New Zealanders hold their national heroes in high regard
but are not so sure how to rate business leaders. In the
final of a five-part series, Natalie Akoorie, of The New
Zealand Herald, writes on what it is like to be a Kiwi.
Sir Edmund Hillary is considered New Zealand's most
recognised hero but singer Lorde is ranked third by
under-30s, according to a survey about what it is to be a
In the final of the five-part series, the questionnaire by
Colmar Brunton shows 52% of the 1009 respondents considered
the late mountaineer to be a nationally or internationally
recognised New Zealand hero.
His closest rival was All Black captain Richie McCaw on a
mere 8%, followed by the late Sir Peter Blake (7%) and former
prime minister Helen Clark, Olympic gold medallist Valerie
Adams, film-maker Sir Peter Jackson and the All Blacks, all
Grammy-nominated singer/songwriter Lorde came in at 3% but
was third overall among the younger-generation voters.
But when asked who was New Zealand's top business person, 36%
of respondents answered ''don't know''.
Rated the most successful business person on 10% was Prime
Minister John Key, a former investment banker, followed by
Sir Stephen Tindall, founder of The Warehouse, Graeme Hart,
one of the country's richest businessmen, and economist
Gareth Morgan, all on 6%.
When New Zealand advertising agency DraftFCB hired two
American anthropologists to analyse Kiwi culture, they
discovered that culturally, New Zealanders were not as open
to celebrating success as Americans or Australians.
''In New Zealand we're happier if people are a little bit
quieter about their achievements,'' DraftFCB head of planning
David Thomason said.
''One of the perceptions is that it's this selfish thing
where you climb on top of other people to get to the top,''
''Yet, when we got past that, New Zealanders consistently did
have an ambition. But the nature of New Zealanders' ambitions
is likely to be more collective - that it's for their family
or the kids or their partner.''
The anthropologists, from Practica Group in New York and
Chicago, concluded that Kiwis kept ambitions to themselves
and were poor at making plans to do something about it.
In an online survey in 2010 of 1000 people, DraftFCB found
35% of respondents wished they were more ambitious and 79%
wished New Zealanders as a whole were more ambitious.
Mr Thomason said tall poppy syndrome was very real and
intelligence did not necessarily go hand in hand with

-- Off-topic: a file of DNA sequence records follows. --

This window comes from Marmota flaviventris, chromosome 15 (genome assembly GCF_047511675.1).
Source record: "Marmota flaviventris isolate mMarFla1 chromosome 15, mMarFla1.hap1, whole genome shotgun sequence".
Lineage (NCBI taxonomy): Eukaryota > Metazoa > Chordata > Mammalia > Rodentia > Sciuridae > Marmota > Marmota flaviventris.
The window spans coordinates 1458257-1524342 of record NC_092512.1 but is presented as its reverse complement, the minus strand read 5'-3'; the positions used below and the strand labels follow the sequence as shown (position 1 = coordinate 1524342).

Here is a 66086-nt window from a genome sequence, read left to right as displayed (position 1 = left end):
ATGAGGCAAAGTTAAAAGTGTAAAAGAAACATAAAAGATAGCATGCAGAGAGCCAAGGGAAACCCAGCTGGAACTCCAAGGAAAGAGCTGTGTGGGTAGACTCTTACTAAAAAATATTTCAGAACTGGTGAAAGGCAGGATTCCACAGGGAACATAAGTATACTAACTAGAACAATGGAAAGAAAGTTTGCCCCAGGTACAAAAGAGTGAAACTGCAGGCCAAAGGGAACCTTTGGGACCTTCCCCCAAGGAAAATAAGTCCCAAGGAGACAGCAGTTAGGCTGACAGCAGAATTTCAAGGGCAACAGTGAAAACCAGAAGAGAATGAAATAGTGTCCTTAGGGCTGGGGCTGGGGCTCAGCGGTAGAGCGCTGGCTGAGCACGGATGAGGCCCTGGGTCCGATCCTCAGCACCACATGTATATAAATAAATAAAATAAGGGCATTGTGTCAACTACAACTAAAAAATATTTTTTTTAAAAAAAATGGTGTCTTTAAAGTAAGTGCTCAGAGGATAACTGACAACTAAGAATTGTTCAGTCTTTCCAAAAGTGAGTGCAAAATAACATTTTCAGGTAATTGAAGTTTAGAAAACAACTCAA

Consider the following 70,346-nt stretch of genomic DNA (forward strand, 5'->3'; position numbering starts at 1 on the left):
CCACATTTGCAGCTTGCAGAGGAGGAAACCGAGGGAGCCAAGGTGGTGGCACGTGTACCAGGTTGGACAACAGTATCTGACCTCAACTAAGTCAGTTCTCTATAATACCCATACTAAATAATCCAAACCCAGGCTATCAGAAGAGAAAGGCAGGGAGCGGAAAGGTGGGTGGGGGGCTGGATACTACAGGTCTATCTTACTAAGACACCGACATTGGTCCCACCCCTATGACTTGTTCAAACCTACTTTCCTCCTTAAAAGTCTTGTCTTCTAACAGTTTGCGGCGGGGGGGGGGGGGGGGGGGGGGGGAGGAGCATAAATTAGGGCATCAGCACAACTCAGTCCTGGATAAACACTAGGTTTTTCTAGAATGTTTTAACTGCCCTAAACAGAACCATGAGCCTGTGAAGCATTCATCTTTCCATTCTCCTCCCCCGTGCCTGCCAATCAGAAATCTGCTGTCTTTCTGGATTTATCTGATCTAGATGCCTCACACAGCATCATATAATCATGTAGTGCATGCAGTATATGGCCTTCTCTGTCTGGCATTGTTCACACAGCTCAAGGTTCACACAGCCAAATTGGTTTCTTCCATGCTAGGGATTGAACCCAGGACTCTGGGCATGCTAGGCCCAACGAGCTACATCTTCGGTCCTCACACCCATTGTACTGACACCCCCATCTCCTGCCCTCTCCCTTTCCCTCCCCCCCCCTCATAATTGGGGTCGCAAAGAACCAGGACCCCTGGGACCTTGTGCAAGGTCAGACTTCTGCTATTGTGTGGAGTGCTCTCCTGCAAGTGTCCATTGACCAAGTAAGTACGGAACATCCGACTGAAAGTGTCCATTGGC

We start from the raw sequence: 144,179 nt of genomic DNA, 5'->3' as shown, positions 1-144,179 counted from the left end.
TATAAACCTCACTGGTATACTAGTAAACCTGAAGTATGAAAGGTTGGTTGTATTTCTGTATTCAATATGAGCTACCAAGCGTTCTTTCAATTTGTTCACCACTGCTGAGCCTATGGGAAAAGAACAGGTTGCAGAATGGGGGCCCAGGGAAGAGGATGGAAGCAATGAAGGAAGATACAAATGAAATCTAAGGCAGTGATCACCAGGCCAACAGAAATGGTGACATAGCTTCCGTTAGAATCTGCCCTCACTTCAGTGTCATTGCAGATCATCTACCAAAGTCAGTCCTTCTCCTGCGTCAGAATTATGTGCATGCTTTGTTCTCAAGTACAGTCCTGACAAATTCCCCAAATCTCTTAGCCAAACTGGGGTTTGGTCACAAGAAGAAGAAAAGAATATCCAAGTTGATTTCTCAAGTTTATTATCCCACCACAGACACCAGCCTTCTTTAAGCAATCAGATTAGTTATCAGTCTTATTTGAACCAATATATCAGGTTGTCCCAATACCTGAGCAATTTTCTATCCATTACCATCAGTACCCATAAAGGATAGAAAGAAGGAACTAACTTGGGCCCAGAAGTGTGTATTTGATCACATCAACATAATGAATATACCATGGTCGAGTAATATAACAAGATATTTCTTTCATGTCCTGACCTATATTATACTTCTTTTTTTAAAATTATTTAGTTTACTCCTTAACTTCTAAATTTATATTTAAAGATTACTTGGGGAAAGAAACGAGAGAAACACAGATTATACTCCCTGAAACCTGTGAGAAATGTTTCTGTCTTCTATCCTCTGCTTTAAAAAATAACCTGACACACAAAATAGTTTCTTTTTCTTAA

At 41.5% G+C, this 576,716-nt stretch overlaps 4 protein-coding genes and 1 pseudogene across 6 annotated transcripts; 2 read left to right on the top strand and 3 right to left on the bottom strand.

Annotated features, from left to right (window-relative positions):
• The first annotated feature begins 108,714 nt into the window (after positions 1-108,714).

''You're born with it. Intelligence is often seen as an
unfair advantage but people will celebrate things like hard
work and innovation more, rather than just they're really
Mr Thomason said Kiwis also appeared to be easily satisfied.
''People talk about the BMW, the bach and the boat and New
Zealand business people are often satisfied once they have
achieved these and don't want to go further.''
Economist and philanthropist Gareth Morgan said New Zealand
was a perfect place to do business for smaller operators.
''We're basically a nursery, where you can grow those
businesses to a certain level and either sell them or use
that base to build internationally.''
Mr Morgan dismissed criticisms such as being held back by
government policy or lack of funding as ''whinging'' and said
that having a small population was a huge advantage.
''You can develop your business in this test market pretty
much under the radar before you take it international.''
Olympic and Commonwealth Games gold medallist Valerie Adams
is proud to be internationally recognised as a heroine by
other New Zealanders.
Putting New Zealand ''on the map'' was an honour, according
to Adams, who has gone up against shot putters from around
the world and come out on top.
''If I can put little old New Zealand up there amongst the
biggest countries in the world, especially in track and field
which is one of the most competitive sports ...
''One of my pet peeves at the moment is that people just
assume that we're part of Australia, if they don't know where
Adams, whose late mother Lilika is her hero, said Kiwis held
ambitions but did not talk about them in the way other
nationalities, such as Americans, might.
''We're so laid-back but also quite a humble country that we
don't want to say to the whole world what our ambitions are.
''I set my goals out but my ambitions I keep to myself. I
think in New Zealand that's just the way we roll here.''
Adams said one of her goals was to inspire young people in
''I've always said that if I can inspire one person, I can
die happy. If I can inspire one person to change their life
and make it better for themselves, and that's not necessarily
in sport, I can tell you now that I will be happy to die and
that my job is done.''